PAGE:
Optimus Prime and Megatron have a truly epic showdown
Let's start by describing the origins of The Transformers toy line.  Japanese toy company Takara Tomy had two transforming toy lines which were licensed to Hasbro for release in the US.  Hasbro hired Marvel Comics to create the characters and story unifying the different transforming toys.  Hasbro launched their toy line in 1984, Marvel began publishing a comic book series based on the toys and the backstory they had created, and Marvel/Sunbow Productions began airing a television series which deviated from the original Marvel backstory.  It was an absolute blitz of The Transformers on mainstream American kids and they literally ate it up.  The exact same formula had worked for Hasbro/Marvel with the relaunch of the G.I. Joe franchise two years earlier.
"I'll rip out your optics!"
By 1986 a new wave of toys were being introduced to the line and two seasons had elapsed for the television series (some 70 or so episodes).  By popular demand a theatrical movie was created which would bridge the gap between the second and third seasons of the television series and introduce the new toy lineup.  Hasbro used the movie as an opportunity to get rid of the old lineup of characters (most famously the Autobot leader, Optimus Prime) and killed most of them off in the first third of the film.  I'm still reeling from the shock of Optimus Prime's death.  The sheer gravitas of it all presented in a children's cartoon was astounding for the time.  Prime was the hands-down favorite character in the franchise and seeing him pass was a bold move.  You won't see that happen again in a mainstream cartoon.  The other deaths (Ironhide, Ratchet, Prowl et al) were not as grand as Prime's death and seemed utterly callous considering Hasbro's corporate motivation.
Optimus passes the Autobot Matrix of Leadership to Ultra Magnus,
but it nearly gets dropped
The new characters had bright colors, futuristic themes, and I don't think they quite resonated with the audience who had grown accustomed to the original lineup.  They did have solid personalities and grew on me by the end of the movie.  The animation was a big step up from the television series, but still suffered from the same production flaws - incorrect coloring, constantly changing sizes of characters, and simplistic animation.  The plot was very straightforward and it felt like the movie was cut up into nicely segmented scenes for later airing on television (which it was).  It's an action movie with a pumping soundtrack that never really lets up.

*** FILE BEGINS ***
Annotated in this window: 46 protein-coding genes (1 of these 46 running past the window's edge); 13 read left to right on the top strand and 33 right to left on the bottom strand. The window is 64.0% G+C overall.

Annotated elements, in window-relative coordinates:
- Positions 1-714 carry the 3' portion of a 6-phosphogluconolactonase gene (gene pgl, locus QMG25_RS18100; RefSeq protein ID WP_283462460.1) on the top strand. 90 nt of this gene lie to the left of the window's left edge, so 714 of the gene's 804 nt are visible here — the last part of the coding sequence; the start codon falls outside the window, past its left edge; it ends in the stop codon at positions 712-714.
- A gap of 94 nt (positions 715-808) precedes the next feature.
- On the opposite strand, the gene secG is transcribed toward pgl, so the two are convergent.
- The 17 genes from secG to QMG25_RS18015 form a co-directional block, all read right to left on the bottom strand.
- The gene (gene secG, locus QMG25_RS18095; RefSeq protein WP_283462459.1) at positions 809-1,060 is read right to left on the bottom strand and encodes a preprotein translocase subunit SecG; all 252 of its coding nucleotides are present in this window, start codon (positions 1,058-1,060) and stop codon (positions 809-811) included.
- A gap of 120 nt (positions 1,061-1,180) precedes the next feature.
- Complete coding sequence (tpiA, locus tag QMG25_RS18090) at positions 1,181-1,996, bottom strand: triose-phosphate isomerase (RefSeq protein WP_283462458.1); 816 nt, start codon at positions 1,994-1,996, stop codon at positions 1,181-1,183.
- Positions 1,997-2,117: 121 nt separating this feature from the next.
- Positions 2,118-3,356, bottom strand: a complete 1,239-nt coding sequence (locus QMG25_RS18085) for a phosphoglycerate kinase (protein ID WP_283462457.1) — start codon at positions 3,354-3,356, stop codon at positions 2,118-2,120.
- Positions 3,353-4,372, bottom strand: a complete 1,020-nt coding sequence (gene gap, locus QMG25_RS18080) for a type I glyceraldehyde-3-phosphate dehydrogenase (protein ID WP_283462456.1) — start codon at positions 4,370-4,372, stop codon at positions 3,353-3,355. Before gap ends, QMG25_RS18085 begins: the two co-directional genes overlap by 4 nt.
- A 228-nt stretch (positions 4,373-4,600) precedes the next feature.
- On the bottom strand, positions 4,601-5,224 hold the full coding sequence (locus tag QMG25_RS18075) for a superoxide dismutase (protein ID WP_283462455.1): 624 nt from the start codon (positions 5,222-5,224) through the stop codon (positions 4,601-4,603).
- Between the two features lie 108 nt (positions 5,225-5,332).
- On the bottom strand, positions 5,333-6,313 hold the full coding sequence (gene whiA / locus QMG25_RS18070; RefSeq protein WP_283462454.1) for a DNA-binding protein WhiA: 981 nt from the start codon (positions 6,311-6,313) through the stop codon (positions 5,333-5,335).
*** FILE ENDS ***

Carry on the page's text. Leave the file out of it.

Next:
Kup, Arcee, and Hot Rod must travel back to Cybertron
Where this movie excels and why I think it made such an impact is the age demographic shifted higher.  The television show was strictly for kids and characters shrugged off massive amounts of damage with no fatalities.  Each episode was highly formulaic with the Autobots eventually winning a battle against the Decepticons and a return to the status quo.  I believe the movie's creators considered the audience for a theatrical release to be older than the typical television viewer.  The story elements changed significantly.  The movie brought in a truly menacing villain (Unicron) who immediately devours a planet of sentient robots.  He's quickly established as an extinction-level threat who can obliterate the status quo.  Then Megatron slaughters a bunch of Autobots and Optimus Prime dies.  Many of the younger viewers of the television series may not have even understood what death meant before seeing the film.
Starscream crowns himself king in Megatron's absence
Now this movie blew me away as a kid when I had only watched the first two seasons of the television series (rushing home from school to catch it each afternoon).  It was a serious game-changer in my early viewing experience.  Optimus Prime died for God's sake and one of the characters even swore (Spike's infamous 'sh*t!' when Unicron eats one of Cybertron's moons).  The emotional impact of the movie coupled with the intense marketing propaganda of the show made a lasting impact on many viewers leading to an enduring franchise legacy some 20+ years later.
Megatron is reborn as Galvatron (left), the unwilling puppet of Unicron